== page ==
If you are running any type of healthcare facility or medical practice, we know how hard you have worked to cultivate new patients. It can take years to build a thriving practice and along with the best medical care, the way you do that is to provide a warm and welcoming environment at every phase of the patient experience.
The patient experience starts from that first phone call for care all the way through how that person is treated in the office, by all levels of staff, and after the visit. It includes good times and bad. And it also includes the process of medical collections and how that patient is treated during times of financial hardship.
Care and collections is a phrase all our staff know and understand here. They are aware that the relationship you have with your patients is a precious one and do everything in their power to maintain that connection.
After many years as a leader in medical collections, we know these important items to be true.
Being nice is the right thing to do
Forget all the other reasons for just a moment. Treating people with respect is just the right thing to do. Whether you are making internal collection calls for payment or hiring a medical collection agency, those that contact your patients should be having a cordial conversation with those people. We cannot think of any reason to get angry, upset, or even nasty with a patient. These people are in your care and even when in collections, they should feel safe.
Being respectful equals better results
So we’ve established that being nice is just common sense and a dignified way to conduct your communications. But when it comes to debt collections, being pleasant will help you achieve far greater results. Do you want to continue to do business with somebody who is mean to you? We didn’t think so. Your patients will not want to deal with you any longer if they feel uncomfortable regardless of the situation or conversation. And do you really want to have any type of conversation with someone you cannot connect with?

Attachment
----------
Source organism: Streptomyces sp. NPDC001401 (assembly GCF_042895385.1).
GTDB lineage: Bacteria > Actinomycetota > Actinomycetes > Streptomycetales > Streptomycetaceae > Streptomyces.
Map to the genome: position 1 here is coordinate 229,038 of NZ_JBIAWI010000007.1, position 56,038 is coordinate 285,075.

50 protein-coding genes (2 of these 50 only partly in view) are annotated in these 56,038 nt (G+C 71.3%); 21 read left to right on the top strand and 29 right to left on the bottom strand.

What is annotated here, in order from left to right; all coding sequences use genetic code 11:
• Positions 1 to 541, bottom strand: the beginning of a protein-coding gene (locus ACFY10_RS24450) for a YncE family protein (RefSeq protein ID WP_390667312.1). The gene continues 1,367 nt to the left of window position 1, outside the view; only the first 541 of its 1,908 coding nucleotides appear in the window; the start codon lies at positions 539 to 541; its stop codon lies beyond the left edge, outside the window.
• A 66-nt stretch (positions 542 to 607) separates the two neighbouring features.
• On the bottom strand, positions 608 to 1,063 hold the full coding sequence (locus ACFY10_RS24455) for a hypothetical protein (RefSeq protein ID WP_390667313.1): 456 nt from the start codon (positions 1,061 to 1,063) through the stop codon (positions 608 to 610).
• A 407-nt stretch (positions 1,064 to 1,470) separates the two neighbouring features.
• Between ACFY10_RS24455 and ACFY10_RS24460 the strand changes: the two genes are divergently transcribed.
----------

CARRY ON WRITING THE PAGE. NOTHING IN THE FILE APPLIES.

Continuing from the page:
Being nice gets results. The chances of coming up with a solution to an unpaid bill increase dramatically when two people can connect and have a cordial conversation. It really is that simple. If your staff is making internal collection calls, their number one goal yes to be nice. #2 is to find a way to get that bill paid.
Cordial debt collections preserve your reputation
It is far too easy now for people to try and ruin your hard-earned good reputation in the community. Before we had social media in our lives, there were not many outlets available for someone who wanted to complain. But now, anyone can get online and through a whole host of platforms, complain about your business for medical practice. Just a simple post on Facebook can damage your reputation. But more damaging are platforms such as Google reviews and Yelp. While they can help your business, negative reviews can damage your reputation. It’s not easy to get a negative review removed from certain platforms so cordial debt collections have never been more important.
Saving you time and money
A cordial debt collection program for your healthcare practice will preserve your resources.
Let’s create a scenario for you. You have patients that have not paid what they owe you. If you have staff that cannot be nice on a follow-up call, that patient will most likely hang up on you or at the very least not want to work with you to find a solution. Human nature tells us to put our guard up.
Now what? Your staff needs to spend more time making more phone calls. That wastes time, money, and other resources that could be available to your medical practice.
Being nice on your follow-up calls and trying to understand someone’s situation will allow you to preserve more internal resources. Having a demeaning tone with a patient over the phone will backfire time and time again.
Being nice saves you money.
Do you want to learn more about one of the most effective healthcare collection programs in the market today? Contact our team now!
Need to discuss your debt collection needs with APR? Call (800) 711-0023 or use the form below to request more information.